It’s Amazing

Sat in bar in Wolverhampton last night and waited for my friend to return with the drinks. Stared out the window on balmy summers night, soaked up the night and listened to one of the many voices that go on in my head.  We’d been talking about suicide and the re-integration process, Post Traumatic Stress Disorder and why on earth does a “Duty of Care” delivered by an institution leave so many people leaving prison with a mental illness.  Avery dangerous one to boot.  I’m going through it now, it comes it goes, it’s uncontrollable but i’m lucky enough to know what it is and as long as I can breath i’ll get through it. The ‘REALITY’ of prison life is, for me, undeniable. It harms, it kills and it destroys not only men and women but their families too.  I here many people say. “Is that not it’s purpose, then? You go to prison to be punished, society demands it.”  No it is not “LOSS OF LIberty” is the punishment in law that society is given. “I hope that bastard suffers in prison” is another famous line. They will and it migth give one some sense of satisfaction, revenge, after all is a dish best served cold. MY family members used to believe that – until it happened to me.

The Eropean Standard Minimum Rules claim that the second part of a prison sentence is to give the person the means and the tools to return to society and contribute to it in a law abiding and useful manner. This is recognised and indeed know by most people in this field but for me the word ‘minimum’ is what it’s all about. Prison provides the minimum of everything, apart from the food, the foods great. I asked an eminent professor who you all know a question along the lines of “if duty of care and professionalism is the mantra and discourse in all officila prison responses to complaints then why are their books, literature, evidence and research to suggest that most vulnerable of vulnerables are leaving prison with enhanced mental health problems and Post Traumatic Stress Syndrome?” He smiled an said “The best person to tell us about that Michael is you.” I smiled too.  I will leave you with one of my early pices of writing that hints at why I do what I do. This piece was read by me, recorded to the music of the sung and made into a CD (along with six other) and given to first nighters on the committal wing at Rye Hill. Never got to hear it as I was ghosted about a week later.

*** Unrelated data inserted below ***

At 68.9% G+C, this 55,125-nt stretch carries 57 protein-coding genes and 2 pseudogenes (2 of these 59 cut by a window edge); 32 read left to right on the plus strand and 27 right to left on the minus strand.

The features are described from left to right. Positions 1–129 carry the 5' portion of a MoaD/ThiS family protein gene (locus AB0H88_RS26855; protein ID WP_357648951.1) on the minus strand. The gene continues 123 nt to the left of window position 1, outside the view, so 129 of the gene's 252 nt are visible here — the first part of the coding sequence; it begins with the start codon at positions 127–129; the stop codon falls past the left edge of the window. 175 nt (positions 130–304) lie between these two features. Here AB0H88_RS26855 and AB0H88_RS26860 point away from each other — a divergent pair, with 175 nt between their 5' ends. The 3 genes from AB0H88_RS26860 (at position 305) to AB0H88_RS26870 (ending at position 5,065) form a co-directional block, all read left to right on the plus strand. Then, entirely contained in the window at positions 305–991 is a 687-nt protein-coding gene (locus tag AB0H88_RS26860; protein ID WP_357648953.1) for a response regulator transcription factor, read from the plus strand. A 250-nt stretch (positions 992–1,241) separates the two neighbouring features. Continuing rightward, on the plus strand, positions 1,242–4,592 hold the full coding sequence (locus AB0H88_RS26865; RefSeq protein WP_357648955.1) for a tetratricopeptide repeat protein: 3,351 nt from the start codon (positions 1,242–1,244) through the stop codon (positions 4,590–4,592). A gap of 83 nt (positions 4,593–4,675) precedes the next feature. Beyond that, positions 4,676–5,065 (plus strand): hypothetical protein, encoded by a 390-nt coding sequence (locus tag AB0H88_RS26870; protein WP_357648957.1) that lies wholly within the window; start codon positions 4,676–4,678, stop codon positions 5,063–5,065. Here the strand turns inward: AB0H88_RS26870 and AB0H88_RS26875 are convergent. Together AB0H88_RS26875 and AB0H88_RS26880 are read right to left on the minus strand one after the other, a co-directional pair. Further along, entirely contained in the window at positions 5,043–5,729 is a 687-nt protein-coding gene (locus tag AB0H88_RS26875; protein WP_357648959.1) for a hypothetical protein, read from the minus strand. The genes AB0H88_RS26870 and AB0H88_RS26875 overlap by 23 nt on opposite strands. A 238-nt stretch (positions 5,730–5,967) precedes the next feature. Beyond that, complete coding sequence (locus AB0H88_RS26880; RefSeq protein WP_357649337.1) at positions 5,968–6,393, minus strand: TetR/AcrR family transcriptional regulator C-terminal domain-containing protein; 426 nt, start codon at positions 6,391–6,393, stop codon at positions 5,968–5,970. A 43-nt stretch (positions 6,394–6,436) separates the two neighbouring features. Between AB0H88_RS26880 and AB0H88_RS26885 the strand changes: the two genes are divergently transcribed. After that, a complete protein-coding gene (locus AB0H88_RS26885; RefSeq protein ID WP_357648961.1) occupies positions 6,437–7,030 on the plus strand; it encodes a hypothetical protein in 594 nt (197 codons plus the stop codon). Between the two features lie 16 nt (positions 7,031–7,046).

It’s Amazing

By Michael Irwin HMP Rye Hill

‘Hello,’ I’m Michael, I’m forty one years of age and I’m from Belfast in Northern Ireland.  I’ve done quite a bit of travelling and exploring in different parts of the world in the past thirty years. So, I can safely say ‘I’ve been around a bit.’ I’ve ended up in jail through nobody’s fault but my own.  I made a terrible error in judgement and I’ve ended up paying the price for it, namely twelve years for drug trafficking. In a way I’m glad I got stopped in my tracks!  I would probably be dead by now.  I was taking three to four grams of cocaine per day accompanied by roughly half a bottle of brandy and ten to fifteen beers.  I was getting into some very serious situations and it was only a matter of time before I ended up in serious trouble or a wooden box. So, when I ended up in prison it took me a month or two to get my sensible head back on.  I was determined to give something back, to contribute something and to help myself by helping others.